Circuits book

This page is an excerpt from one of my 4th grade student’s books, where she sketched a model of the circuit she made in class. She used the magic pen to illustrate the direction that the energy flows. The magic pen is perfect for this kind of annotation.

Teacher created templates

Using template pages, I can easily send out an assignment to individual students or to every student in the library with only a few clicks. I can add instructions using short audio clips, so that students can read or listen to the directions multiple times instead of having to look up at the board. This really supports students with reading or executive functioning struggles.

Additionally, when teachers create template pages for student books, they can use the margins (see below) to provide additional guidance and resources, including 3D models for students to deepen their learning. Differentiated sentence frames can be provided to support writing.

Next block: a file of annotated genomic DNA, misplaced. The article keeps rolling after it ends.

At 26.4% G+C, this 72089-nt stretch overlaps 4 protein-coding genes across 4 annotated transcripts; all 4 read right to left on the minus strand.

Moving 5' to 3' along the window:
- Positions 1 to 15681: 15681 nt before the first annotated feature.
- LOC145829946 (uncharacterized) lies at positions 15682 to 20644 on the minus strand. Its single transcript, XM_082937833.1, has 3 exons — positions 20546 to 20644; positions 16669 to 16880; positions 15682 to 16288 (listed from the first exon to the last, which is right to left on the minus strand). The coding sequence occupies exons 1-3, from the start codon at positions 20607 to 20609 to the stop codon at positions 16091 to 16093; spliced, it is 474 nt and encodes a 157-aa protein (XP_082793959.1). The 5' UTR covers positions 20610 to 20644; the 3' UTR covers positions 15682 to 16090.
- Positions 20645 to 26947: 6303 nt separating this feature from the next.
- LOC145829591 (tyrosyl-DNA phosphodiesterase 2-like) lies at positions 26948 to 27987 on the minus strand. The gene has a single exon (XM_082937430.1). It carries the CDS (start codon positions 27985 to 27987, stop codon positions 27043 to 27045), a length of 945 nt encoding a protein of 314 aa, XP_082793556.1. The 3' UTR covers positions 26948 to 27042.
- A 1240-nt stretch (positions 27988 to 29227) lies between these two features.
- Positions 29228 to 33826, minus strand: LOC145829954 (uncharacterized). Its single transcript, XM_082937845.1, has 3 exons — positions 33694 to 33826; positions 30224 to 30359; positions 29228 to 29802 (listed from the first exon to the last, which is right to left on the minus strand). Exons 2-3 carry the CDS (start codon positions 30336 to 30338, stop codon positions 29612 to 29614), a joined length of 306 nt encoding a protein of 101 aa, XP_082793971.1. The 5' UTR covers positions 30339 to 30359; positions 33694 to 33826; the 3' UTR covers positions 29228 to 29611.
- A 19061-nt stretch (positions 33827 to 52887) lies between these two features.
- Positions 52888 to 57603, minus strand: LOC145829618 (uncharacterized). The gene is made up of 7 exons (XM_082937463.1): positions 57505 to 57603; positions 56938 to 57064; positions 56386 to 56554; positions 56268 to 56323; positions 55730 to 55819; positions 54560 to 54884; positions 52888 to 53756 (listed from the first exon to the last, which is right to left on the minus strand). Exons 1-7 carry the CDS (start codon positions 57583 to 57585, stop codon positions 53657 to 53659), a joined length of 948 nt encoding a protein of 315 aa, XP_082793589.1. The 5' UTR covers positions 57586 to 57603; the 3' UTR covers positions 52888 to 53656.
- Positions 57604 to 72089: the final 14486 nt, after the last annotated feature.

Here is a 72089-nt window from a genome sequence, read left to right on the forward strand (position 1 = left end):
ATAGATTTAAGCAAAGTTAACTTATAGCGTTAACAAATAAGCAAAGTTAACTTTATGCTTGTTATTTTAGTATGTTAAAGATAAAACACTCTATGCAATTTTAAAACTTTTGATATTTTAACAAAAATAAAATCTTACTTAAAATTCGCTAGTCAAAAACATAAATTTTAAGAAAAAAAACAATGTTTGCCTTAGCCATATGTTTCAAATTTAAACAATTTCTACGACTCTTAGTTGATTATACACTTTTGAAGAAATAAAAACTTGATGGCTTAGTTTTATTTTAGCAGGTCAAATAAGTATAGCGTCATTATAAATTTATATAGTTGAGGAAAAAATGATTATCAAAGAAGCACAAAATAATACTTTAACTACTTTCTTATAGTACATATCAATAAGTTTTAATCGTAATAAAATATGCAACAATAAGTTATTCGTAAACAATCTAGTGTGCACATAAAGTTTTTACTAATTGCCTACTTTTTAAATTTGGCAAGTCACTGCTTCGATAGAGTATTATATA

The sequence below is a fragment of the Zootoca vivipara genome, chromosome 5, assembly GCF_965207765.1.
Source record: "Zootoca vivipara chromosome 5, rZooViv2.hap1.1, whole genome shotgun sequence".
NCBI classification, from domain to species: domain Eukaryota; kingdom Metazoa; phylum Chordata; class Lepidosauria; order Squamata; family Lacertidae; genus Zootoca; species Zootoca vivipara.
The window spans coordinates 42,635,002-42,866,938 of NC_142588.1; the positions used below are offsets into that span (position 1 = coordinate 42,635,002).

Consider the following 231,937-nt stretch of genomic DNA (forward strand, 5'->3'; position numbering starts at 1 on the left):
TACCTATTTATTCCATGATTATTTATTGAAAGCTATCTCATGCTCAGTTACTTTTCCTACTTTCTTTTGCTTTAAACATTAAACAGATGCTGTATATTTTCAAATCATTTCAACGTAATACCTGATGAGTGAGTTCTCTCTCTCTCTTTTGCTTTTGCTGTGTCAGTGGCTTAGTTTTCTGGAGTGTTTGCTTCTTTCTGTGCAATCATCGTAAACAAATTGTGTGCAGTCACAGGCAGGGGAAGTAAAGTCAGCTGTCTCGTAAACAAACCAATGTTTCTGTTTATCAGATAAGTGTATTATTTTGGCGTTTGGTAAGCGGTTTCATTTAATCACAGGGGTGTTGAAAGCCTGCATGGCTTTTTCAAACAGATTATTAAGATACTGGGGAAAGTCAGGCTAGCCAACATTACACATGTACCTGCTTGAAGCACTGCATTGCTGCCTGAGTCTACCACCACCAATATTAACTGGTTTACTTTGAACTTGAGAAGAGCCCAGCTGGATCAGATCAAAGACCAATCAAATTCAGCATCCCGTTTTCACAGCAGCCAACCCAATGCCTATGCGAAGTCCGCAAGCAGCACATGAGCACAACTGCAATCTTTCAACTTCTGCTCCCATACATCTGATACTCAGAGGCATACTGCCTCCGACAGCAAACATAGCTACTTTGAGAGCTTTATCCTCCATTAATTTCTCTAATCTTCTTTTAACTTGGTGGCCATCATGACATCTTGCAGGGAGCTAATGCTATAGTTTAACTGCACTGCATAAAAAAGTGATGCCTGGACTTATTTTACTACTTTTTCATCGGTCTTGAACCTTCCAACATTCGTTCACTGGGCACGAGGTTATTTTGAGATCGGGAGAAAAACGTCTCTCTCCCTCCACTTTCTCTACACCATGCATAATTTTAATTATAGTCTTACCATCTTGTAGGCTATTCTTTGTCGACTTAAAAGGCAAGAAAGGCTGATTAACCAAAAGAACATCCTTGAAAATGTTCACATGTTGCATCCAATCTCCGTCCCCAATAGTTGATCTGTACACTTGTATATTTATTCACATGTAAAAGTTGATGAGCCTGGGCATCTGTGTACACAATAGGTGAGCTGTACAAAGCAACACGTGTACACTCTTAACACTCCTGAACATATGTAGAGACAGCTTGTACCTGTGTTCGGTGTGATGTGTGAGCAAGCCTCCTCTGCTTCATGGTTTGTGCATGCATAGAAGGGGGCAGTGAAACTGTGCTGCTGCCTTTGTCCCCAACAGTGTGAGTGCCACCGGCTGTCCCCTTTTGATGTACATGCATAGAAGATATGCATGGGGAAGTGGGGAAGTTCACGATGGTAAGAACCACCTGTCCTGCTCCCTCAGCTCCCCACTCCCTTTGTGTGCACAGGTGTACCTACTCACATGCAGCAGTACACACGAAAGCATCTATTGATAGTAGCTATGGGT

In the assignment below, I combined comparison writing with a science lesson on the structure and function of insects for my 4th graders. Two levels of sentence frames are included to support writers at different levels. I love that I can let students CHOOSE elements to combine for their assignments. Students loved manipulating the 3D models in Sketchfab and watching the insects "come to life”!

Adding instructions to the margins of the book

Directions in the margins do not show up in read mode, so when others see their book they only see the student's work. This allows for discreet, individualized scaffolds and supports that require very little effort from the teacher.